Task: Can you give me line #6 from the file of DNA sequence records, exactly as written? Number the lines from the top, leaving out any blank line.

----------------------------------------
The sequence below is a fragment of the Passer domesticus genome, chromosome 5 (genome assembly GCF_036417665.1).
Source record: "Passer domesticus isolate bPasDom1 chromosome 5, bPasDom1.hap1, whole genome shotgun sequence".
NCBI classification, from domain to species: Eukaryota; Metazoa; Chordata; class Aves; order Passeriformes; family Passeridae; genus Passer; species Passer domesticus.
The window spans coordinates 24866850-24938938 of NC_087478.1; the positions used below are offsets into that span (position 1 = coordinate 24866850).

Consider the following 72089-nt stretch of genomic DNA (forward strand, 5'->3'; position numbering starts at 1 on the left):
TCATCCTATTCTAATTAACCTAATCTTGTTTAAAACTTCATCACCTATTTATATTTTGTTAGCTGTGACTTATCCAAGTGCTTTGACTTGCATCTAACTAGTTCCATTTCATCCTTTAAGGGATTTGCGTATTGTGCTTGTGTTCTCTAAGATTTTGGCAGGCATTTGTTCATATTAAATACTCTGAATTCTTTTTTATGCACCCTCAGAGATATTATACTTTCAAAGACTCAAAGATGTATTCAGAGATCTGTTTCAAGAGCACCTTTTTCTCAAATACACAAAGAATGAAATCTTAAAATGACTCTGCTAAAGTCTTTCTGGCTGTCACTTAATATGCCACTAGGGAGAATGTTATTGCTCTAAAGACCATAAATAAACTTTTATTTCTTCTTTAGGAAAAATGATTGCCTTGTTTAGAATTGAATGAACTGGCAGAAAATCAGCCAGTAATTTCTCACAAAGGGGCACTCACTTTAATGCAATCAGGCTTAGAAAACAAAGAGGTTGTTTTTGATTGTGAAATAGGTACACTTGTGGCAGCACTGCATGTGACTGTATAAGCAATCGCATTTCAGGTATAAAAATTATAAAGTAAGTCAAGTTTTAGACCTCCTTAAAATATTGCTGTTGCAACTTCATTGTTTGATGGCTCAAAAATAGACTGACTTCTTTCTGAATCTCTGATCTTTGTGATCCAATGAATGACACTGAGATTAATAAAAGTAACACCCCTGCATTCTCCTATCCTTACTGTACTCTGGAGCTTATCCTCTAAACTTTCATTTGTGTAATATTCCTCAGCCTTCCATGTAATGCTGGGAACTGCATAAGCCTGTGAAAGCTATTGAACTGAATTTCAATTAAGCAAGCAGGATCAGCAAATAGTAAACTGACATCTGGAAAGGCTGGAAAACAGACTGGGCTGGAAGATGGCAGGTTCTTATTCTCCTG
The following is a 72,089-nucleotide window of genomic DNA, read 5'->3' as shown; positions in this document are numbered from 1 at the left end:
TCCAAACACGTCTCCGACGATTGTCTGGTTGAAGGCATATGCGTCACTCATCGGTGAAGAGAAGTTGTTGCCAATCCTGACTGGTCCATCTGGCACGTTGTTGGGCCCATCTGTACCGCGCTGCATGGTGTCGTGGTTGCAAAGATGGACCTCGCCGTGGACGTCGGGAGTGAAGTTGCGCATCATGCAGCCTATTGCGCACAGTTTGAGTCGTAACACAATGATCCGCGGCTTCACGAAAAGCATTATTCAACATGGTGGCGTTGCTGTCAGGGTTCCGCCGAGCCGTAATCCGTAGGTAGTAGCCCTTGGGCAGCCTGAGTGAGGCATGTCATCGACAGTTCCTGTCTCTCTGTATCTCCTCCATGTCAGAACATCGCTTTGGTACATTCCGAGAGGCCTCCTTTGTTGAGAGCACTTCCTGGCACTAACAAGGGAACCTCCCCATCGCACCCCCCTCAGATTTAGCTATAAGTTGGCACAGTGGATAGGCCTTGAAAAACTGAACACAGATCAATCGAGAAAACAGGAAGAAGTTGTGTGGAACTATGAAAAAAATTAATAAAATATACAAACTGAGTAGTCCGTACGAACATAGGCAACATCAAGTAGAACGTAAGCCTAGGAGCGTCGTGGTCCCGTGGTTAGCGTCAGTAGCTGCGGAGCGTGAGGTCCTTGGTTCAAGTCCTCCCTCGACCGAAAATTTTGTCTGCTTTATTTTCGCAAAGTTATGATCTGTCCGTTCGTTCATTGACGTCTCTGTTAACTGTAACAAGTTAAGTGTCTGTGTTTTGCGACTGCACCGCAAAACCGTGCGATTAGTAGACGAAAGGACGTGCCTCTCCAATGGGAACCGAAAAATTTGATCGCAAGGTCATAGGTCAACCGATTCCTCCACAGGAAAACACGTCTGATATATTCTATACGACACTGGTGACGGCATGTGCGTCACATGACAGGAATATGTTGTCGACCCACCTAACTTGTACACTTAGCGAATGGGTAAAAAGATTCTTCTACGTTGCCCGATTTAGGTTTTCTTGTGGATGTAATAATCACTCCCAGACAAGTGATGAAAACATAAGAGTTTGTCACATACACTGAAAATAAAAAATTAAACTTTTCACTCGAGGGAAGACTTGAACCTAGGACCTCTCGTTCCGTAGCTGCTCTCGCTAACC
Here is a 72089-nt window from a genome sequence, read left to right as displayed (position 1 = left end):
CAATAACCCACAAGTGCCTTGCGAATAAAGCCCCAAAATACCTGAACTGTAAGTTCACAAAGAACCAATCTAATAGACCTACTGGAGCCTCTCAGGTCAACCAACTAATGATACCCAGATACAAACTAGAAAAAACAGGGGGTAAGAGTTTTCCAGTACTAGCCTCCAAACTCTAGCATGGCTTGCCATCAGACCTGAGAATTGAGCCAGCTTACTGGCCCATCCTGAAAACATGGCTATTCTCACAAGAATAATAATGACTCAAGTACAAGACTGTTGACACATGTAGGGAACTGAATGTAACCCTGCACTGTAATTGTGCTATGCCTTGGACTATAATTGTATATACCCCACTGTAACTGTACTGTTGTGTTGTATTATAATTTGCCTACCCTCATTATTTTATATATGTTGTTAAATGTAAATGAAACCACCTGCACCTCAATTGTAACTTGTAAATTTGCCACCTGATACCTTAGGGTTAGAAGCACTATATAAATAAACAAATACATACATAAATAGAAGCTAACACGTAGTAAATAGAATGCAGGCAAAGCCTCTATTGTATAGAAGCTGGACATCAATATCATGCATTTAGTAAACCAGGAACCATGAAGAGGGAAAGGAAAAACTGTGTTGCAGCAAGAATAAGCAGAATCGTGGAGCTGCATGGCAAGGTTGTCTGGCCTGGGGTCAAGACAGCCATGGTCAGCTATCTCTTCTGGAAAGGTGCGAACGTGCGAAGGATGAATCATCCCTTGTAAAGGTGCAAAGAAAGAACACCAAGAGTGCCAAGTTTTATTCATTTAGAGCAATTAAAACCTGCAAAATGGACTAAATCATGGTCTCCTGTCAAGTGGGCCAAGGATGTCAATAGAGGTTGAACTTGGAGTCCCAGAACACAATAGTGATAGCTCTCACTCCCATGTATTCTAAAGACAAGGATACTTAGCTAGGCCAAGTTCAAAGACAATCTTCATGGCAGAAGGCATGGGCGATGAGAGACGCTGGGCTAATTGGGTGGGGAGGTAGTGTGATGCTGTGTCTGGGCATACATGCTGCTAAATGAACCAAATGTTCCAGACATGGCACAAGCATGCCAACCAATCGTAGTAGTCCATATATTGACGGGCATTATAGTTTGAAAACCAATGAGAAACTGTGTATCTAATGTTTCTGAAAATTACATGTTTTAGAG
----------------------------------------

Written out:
TCATCCTATTCTAATTAACCTAATCTTGTTTAAAACTTCATCACCTATTTATATTTTGTTAGCTGTGACTTATCCAAGTGCTTTGACTTGCATCTAACTAGTTCCATTTCATCCTTTAAGGGATTTGCGTATTGTGCTTGTGTTCTCTAAGATTTTGGCAGGCATTTGTTCATATTAAATACTCTGAATTCTTTTTTATGCACCCTCAGAGATATTATACTTTCAAAGACTCAAAGATGTATTCAGAGATCTGTTTCAAGAGCACCTTTTTCTCAAATACACAAAGAATGAAATCTTAAAATGACTCTGCTAAAGTCTTTCTGGCTGTCACTTAATATGCCACTAGGGAGAATGTTATTGCTCTAAAGACCATAAATAAACTTTTATTTCTTCTTTAGGAAAAATGATTGCCTTGTTTAGAATTGAATGAACTGGCAGAAAATCAGCCAGTAATTTCTCACAAAGGGGCACTCACTTTAATGCAATCAGGCTTAGAAAACAAAGAGGTTGTTTTTGATTGTGAAATAGGTACACTTGTGGCAGCACTGCATGTGACTGTATAAGCAATCGCATTTCAGGTATAAAAATTATAAAGTAAGTCAAGTTTTAGACCTCCTTAAAATATTGCTGTTGCAACTTCATTGTTTGATGGCTCAAAAATAGACTGACTTCTTTCTGAATCTCTGATCTTTGTGATCCAATGAATGACACTGAGATTAATAAAAGTAACACCCCTGCATTCTCCTATCCTTACTGTACTCTGGAGCTTATCCTCTAAACTTTCATTTGTGTAATATTCCTCAGCCTTCCATGTAATGCTGGGAACTGCATAAGCCTGTGAAAGCTATTGAACTGAATTTCAATTAAGCAAGCAGGATCAGCAAATAGTAAACTGACATCTGGAAAGGCTGGAAAACAGACTGGGCTGGAAGATGGCAGGTTCTTATTCTCCTG